So while we may act and speak in public, those actions and that speech are no concern of the state’s unless it can show good cause for actively monitoring one or both of them.

In other words, it ain’t nobody’s business buy my own.

H.T. Paul


The special tax

April 4, 2014

This essay by Christopher Smith, who’s a professor of criminal justice at Michigan State, appears at The Atlantic. It’s part of a debate series on “Is Stop and Frisk Worth It?,” that appears in the current issue of the magazine.

What Mr. Smith’s perspective reminds me of is John Griffin’s book Black Like Me.

It’s an interesting read.

What I Learned About Stop-and-Frisk From Watching My Black Son
The “special tax” on men of color is more than an inconvenience. A father shares his firsthand observations and fears. 

When I heard that my 21-year-old son, a student at Harvard, had been stopped by New York City police on more than one occasion during the brief summer he spent as a Wall Street intern, I was angry. On one occasion, while wearing his best business suit, he was forced to lie face-down on a filthy sidewalk because—well, let’s be honest about it, because of the color of his skin. As an attorney and a college professor who teaches criminal justice classes, I knew that his constitutional rights had been violated. As a parent, I feared for his safety at the hands of the police—a fear that I feel every single day, whether he is in New York or elsewhere.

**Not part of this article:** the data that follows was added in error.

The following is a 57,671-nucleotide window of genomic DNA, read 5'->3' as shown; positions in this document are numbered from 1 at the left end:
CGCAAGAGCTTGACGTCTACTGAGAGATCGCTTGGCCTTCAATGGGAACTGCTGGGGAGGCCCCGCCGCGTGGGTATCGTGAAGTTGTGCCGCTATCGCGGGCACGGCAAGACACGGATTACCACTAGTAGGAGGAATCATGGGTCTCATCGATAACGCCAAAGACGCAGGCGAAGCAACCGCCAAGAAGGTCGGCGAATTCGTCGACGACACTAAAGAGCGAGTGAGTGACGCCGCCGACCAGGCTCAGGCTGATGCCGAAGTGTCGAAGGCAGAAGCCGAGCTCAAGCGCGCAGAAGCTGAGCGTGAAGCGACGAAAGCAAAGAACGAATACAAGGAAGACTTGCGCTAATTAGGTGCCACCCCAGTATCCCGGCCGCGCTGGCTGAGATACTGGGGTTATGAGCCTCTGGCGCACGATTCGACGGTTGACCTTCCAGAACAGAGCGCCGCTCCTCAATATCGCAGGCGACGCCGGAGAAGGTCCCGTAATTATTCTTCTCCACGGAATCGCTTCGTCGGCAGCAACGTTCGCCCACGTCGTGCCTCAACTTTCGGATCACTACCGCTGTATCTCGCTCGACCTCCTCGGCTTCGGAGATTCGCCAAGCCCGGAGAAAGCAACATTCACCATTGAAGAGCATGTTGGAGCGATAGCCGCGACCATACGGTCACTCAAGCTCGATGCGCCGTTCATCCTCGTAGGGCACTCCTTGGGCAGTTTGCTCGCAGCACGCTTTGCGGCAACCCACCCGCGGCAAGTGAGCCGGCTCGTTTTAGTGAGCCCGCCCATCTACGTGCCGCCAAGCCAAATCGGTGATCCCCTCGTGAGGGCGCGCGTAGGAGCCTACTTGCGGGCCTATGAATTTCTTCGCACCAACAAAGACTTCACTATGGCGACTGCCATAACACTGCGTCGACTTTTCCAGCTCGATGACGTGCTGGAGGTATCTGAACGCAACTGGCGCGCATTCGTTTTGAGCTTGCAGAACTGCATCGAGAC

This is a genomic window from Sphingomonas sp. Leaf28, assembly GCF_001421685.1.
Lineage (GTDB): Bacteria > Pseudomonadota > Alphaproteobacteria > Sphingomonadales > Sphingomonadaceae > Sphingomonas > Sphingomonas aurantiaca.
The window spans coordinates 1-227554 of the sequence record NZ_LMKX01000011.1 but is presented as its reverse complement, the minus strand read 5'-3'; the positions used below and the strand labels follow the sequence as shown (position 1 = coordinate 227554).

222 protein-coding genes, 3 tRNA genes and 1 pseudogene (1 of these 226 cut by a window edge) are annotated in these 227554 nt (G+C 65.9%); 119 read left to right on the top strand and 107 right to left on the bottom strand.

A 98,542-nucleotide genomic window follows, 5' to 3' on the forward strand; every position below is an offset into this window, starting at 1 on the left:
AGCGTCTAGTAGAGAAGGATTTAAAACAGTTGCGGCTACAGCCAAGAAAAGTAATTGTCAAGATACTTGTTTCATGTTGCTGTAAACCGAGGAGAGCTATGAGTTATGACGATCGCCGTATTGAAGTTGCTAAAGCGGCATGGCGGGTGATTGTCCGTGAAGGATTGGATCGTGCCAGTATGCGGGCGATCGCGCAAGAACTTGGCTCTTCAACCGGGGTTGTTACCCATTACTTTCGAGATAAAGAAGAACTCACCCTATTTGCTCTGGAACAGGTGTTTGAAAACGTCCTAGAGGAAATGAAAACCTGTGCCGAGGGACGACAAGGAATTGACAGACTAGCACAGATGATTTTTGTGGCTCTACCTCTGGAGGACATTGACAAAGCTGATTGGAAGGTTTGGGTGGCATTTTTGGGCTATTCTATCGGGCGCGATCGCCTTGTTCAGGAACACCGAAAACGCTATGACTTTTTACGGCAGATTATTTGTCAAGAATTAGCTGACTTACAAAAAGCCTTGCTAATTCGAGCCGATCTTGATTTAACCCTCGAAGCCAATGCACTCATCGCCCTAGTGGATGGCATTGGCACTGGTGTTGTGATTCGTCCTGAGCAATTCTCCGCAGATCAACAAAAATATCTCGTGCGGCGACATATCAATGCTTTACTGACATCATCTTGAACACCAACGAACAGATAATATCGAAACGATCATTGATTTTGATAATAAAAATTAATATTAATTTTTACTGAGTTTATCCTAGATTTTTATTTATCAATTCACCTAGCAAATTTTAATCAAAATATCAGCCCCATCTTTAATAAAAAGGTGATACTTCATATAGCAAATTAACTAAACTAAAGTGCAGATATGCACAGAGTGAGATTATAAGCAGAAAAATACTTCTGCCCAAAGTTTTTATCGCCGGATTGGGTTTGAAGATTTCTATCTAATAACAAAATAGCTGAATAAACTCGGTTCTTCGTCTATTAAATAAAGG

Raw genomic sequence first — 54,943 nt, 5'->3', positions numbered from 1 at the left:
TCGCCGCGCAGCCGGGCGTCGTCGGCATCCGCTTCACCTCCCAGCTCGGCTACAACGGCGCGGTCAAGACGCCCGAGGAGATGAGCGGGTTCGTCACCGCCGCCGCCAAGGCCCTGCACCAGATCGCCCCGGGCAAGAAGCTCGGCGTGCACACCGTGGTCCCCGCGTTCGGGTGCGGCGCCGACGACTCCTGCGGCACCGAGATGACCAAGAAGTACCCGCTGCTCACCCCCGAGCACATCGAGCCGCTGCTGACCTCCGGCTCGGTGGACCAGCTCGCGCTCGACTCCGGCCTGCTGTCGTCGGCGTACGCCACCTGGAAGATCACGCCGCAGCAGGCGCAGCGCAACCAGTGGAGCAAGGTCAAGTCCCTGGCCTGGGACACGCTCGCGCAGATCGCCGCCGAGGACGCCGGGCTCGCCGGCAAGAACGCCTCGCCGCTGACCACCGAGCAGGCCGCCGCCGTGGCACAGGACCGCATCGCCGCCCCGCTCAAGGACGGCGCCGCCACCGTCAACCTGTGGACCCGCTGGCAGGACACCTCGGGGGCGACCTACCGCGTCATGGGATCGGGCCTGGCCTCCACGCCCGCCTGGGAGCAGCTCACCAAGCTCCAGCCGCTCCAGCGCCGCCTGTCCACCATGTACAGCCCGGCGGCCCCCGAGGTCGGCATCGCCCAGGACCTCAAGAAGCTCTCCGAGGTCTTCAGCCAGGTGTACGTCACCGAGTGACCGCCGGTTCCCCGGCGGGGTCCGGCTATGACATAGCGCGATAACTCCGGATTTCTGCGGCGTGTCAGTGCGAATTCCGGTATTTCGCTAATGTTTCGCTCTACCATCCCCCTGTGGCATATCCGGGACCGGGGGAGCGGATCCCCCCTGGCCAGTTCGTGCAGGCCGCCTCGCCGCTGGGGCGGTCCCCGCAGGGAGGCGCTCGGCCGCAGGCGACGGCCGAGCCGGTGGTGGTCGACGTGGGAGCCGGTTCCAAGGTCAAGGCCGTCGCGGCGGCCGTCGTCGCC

Moreover, as the white father of an African-American son, I am keenly aware that I never face the suspicion and indignities that my son continuously confronts. In fact, all of the men among my African-American in-laws—and I literally mean every single one of them—can tell multiple stories of unjustified investigatory police stops of the sort that not a single one of my white male relatives has ever experienced.


And let’s all have a good day

April 3, 2014

Here’s an interesting report from the Fort Worth Start-Telegram about an example of ‘To Serve and Protect’ in action.

Traffic tweets: Keller police post radar locations online

KELLER — Say “speed trap,” and people instantly know you’re talking about a spot where police officers sit with radar guns, hoping to catch speeders, write tickets and generate revenue for their city.

Keller police say they write a lot of tickets, but it’s not intended to stuff city coffers.

“People call it a speed trap, which is goofy, because the speed limit is posted,” said officer Stephen Grossman, assigned to traffic patrol in Keller.

“Our main objective is to slow people down.”